Exposure (E) is the probability that the presence of a hazard coincides with a system failure. Controllability (C) is the driver’s ability to react in advance to mitigate the hazard. Severity (S) is the estimate of the damage that may be caused by the hazard. The combination of these three parameters is what creates the ASIL assignment scale.

In a parallel way to DALs, as the level goes down and one gets into the detail for component assignment, they inherit the ASIL from the higher level. All components must be developed with the ASIL assigned in their requirements, taking the highest value in the event of having different requirements with different ASILs.

Some redundancy is also allowed to reduce ASIL levels depending on the case.

Comparing the ASIL levels with the aforementioned DALs, the following generalisation can be put forward, always bearing in mind that there are different nuances in each standard:

  • ASIL D is comparable to DAL B
  • ASIL C or B is comparable to DAL C
  • ASIL A is comparable to DAL D

This leaves a more demanding DAL A level that does not have an automotive equivalent.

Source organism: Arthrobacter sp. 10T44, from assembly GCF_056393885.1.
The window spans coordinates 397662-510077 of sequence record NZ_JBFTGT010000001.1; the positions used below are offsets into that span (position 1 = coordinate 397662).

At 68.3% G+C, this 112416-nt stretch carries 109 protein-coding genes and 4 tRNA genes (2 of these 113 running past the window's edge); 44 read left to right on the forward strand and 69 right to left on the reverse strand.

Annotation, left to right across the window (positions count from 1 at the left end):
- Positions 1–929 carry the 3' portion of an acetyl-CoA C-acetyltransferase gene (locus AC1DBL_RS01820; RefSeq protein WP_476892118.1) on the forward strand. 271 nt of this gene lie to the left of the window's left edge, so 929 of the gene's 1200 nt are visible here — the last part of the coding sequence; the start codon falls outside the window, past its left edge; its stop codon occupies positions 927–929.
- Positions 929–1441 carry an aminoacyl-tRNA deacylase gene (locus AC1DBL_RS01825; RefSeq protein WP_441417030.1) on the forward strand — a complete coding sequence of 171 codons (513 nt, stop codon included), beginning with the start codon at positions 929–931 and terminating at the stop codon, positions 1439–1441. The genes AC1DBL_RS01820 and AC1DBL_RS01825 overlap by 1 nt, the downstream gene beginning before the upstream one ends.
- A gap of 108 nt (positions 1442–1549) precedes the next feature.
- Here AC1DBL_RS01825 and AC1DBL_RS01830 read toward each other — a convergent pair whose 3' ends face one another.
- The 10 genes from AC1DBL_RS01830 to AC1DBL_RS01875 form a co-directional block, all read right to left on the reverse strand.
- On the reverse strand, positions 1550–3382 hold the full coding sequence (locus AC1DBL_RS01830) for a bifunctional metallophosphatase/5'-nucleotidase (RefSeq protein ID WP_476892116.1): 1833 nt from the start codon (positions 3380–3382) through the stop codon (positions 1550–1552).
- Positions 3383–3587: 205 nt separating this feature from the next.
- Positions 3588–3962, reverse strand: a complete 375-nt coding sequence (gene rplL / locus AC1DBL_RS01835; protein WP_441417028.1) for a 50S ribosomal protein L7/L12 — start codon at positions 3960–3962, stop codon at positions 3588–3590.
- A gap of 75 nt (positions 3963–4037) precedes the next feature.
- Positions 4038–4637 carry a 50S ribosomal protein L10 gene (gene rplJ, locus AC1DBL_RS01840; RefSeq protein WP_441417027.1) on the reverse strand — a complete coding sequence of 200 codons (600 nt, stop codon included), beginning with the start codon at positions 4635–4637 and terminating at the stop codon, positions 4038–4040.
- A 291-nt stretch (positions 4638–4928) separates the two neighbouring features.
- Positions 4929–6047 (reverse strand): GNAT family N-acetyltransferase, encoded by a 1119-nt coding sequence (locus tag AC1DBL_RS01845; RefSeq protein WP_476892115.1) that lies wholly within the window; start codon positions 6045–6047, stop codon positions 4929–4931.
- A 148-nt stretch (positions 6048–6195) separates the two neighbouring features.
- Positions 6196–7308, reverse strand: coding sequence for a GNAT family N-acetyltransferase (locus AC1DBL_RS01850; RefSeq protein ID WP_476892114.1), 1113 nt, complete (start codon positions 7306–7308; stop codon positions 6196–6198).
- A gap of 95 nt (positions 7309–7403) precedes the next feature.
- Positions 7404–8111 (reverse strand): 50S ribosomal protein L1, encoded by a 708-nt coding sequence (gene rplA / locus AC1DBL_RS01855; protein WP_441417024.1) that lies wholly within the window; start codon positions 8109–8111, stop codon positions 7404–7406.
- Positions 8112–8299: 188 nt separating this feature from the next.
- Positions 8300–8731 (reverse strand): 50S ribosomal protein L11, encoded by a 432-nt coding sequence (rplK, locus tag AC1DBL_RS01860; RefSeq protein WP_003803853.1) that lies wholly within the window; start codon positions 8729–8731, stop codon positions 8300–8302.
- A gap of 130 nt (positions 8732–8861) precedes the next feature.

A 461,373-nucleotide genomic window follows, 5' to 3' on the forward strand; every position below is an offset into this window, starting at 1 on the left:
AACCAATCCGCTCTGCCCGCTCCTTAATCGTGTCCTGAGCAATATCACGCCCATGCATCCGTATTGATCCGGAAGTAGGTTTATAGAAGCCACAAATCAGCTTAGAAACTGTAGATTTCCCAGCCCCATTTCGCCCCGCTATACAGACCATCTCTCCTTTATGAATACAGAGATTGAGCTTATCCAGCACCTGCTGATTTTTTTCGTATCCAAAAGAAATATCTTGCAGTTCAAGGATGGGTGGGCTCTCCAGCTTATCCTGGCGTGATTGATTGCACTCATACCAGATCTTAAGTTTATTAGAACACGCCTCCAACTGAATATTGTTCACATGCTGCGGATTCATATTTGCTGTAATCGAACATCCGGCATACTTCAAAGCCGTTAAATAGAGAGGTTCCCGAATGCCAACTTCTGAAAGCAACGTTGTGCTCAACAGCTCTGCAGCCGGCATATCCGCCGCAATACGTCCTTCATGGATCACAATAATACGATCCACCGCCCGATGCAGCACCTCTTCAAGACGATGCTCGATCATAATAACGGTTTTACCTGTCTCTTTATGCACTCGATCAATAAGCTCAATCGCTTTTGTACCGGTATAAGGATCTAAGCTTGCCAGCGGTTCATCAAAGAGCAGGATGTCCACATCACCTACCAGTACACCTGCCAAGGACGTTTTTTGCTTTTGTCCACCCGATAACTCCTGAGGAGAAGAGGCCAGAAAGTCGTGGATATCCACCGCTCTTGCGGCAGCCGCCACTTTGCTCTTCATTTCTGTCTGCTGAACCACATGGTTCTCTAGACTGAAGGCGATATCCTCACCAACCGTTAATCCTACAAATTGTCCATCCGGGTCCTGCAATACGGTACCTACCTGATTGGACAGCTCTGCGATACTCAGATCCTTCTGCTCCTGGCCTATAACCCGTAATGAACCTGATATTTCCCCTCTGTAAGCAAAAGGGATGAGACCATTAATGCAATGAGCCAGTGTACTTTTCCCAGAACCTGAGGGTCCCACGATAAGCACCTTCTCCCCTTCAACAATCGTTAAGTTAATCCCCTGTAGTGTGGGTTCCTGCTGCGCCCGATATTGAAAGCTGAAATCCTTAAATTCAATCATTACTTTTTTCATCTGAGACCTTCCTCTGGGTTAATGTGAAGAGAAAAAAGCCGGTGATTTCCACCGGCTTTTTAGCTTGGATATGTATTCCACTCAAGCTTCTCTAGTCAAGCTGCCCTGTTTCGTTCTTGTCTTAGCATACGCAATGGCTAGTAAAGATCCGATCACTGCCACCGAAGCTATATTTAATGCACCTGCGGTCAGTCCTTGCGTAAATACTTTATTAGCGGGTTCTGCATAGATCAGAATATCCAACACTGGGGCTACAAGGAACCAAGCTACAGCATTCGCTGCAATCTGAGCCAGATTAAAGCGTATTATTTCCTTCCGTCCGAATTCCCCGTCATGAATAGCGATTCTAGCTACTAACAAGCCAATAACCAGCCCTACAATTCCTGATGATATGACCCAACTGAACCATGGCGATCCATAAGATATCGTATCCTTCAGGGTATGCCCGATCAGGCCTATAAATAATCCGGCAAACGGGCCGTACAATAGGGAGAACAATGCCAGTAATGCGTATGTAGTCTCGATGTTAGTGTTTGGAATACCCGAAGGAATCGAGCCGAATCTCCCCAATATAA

The rail sector and SILs

The rail sector is increasingly incorporating more complex software into its operations, something that ensures an ever-greater presence for safety critical systems in this sector, amid the risk of an accident causing significant damage to crew and passengers.

The rail standard is divided into three parts: CENELEC EN 50126, CENELEC EN 50129 and CENELEC EN 50128. The latter is dedicated to the development of software for the railway sector. This standard is based on SILs (Safety Integrity Levels) which become SSILs (Software SILs), with levels ranging from 0 to 4 (critical level).

The estimated risk is defined by the severity-frequency pairing, following a pattern similar to the previous standards. This gives rise to various levels of risk: negligible, tolerable, undesirable and intolerable. All “undesirable” and “intolerable” levels must be mitigated.

This standard does not indicate whether SIL levels can be reduced, as in previous cases. Because of this, achieving a given SIL level using parts and components with a lower SIL will always require a demonstration to prove their effectiveness.